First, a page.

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Getting Warmer? Don't Blame It on the Sun, Experts Say

A study of 1,000 years of variations in solar activity finds little or no effect on climate change.

September 16, 2006|Robert Lee Hotz | Times Staff Writer

Seeking another cause of global warming, some climate experts long suspected that the sun itself could be at fault.

Changes in the sun's luminosity might be more to blame for the world's rising temperatures than industrial greenhouse gases such as carbon dioxide and methane, they speculated.

Not so, scientists reported Wednesday in the journal Nature.

By evaluating patterns of solar activity during the past thousand years, a team of experts concluded that variations in the sun's energy output played little or no role in global warming.

"We have answered a classic question that goes back several hundred years: Does the changing brightness and darkness of the sun drive climate?" said lead researcher Peter Foukal, a solar physicist at Heliophysics Inc. in Nahant, Mass. "The answer is that it probably doesn't."

Foukal and colleagues from the Max Planck Institute for Astrophysics in Garching, Germany, and the University Corporation for Atmospheric Research in Boulder, Colo., assessed long-term variations in the total amount of energy emitted by the sun, which normally rises and falls slightly in step with an 11-year cycle of sunspot activity, back to the year 1000.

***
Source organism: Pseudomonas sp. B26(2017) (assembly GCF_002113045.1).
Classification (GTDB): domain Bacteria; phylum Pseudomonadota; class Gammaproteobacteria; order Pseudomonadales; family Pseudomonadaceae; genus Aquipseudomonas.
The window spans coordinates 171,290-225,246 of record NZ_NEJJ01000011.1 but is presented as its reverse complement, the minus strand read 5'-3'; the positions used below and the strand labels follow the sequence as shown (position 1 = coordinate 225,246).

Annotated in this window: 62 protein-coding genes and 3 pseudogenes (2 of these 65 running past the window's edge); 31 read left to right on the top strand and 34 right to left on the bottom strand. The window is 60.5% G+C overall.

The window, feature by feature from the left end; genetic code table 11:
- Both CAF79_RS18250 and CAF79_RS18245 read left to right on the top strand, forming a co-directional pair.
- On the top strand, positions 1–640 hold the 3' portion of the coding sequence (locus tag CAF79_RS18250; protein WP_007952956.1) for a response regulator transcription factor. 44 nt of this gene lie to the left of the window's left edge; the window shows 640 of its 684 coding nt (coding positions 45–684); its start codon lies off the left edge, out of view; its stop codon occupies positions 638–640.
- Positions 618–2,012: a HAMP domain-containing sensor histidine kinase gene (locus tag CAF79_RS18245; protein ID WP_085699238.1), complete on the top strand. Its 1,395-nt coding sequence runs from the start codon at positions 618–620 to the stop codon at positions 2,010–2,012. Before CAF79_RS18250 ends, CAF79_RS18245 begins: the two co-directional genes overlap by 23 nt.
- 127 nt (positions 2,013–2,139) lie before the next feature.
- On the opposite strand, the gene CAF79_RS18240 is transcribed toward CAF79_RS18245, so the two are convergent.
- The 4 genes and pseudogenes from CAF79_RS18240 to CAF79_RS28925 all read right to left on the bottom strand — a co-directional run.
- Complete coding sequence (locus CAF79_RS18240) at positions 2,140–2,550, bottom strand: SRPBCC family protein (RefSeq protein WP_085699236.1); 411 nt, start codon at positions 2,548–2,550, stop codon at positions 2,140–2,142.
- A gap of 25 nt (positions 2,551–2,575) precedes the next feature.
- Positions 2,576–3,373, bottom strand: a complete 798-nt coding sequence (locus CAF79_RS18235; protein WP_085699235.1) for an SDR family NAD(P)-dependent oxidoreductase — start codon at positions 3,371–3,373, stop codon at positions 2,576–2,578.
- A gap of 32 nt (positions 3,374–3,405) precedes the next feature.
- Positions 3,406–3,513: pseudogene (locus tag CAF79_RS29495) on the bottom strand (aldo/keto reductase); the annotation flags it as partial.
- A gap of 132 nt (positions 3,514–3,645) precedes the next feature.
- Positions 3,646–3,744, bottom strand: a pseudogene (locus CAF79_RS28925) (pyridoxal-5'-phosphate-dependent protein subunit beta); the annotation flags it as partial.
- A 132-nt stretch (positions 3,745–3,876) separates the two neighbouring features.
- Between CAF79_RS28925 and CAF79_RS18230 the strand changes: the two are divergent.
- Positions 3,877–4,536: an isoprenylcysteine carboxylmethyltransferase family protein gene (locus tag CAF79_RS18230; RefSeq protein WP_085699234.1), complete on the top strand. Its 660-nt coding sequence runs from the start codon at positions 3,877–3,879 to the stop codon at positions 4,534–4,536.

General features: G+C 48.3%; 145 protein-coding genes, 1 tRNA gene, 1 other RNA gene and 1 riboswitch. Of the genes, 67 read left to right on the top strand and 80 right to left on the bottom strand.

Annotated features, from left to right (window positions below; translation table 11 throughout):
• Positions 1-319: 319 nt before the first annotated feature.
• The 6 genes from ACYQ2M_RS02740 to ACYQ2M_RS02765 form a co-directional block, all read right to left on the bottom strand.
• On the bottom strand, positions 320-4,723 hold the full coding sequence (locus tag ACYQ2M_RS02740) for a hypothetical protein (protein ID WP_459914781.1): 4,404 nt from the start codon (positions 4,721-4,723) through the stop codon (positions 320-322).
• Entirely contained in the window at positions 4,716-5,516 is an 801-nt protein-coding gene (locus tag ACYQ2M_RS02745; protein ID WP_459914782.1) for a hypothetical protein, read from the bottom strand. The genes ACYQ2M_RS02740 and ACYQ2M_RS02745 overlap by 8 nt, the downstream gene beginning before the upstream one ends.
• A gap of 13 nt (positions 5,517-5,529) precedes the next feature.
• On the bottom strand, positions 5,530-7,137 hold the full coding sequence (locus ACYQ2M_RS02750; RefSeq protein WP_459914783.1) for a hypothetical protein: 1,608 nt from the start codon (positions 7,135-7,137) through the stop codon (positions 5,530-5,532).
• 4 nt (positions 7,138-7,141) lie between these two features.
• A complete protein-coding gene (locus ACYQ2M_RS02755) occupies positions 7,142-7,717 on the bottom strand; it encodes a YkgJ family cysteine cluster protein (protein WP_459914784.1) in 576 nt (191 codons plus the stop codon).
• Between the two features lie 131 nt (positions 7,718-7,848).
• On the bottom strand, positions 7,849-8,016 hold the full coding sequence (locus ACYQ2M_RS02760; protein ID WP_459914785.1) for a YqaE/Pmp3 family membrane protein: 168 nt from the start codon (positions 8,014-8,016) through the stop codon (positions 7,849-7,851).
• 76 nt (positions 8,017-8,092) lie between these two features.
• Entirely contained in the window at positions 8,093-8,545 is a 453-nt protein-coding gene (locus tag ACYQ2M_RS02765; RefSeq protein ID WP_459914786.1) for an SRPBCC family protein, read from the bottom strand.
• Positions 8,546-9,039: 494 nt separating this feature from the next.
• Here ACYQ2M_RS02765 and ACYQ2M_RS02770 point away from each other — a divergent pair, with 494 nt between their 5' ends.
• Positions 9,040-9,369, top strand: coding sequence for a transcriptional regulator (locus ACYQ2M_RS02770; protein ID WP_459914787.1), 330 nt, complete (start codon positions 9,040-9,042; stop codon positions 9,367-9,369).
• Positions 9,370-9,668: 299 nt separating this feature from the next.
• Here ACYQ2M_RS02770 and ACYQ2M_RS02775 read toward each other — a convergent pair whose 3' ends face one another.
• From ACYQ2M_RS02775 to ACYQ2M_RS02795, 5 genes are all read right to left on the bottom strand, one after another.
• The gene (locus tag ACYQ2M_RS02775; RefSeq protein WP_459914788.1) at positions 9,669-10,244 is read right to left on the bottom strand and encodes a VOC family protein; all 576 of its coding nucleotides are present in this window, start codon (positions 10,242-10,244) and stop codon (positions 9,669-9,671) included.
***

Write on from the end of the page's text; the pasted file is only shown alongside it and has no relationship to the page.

To reconstruct the relationship between the sun's energy output and climate, they used computer models, temperature changes as recorded in natural sources such as tree rings, and measurements of beryllium-10, an isotope produced naturally in the atmosphere as a consequence of solar activity.

They found that any long-term solar variations were simply too small to explain the way that temperatures and climate had changed "on centennial, millennial and even million-year timescales," the researchers reported. They did not rule out the possibility that some unknown behavior of the sun could be involved in climate change.

"The influence of the sun is utterly negligible," said Tom Wigley, a climate expert at the University Corporation for Atmospheric Research. "Compared with the human influence on climate, it is a very minor effect."

lee.hotz@latimes.com

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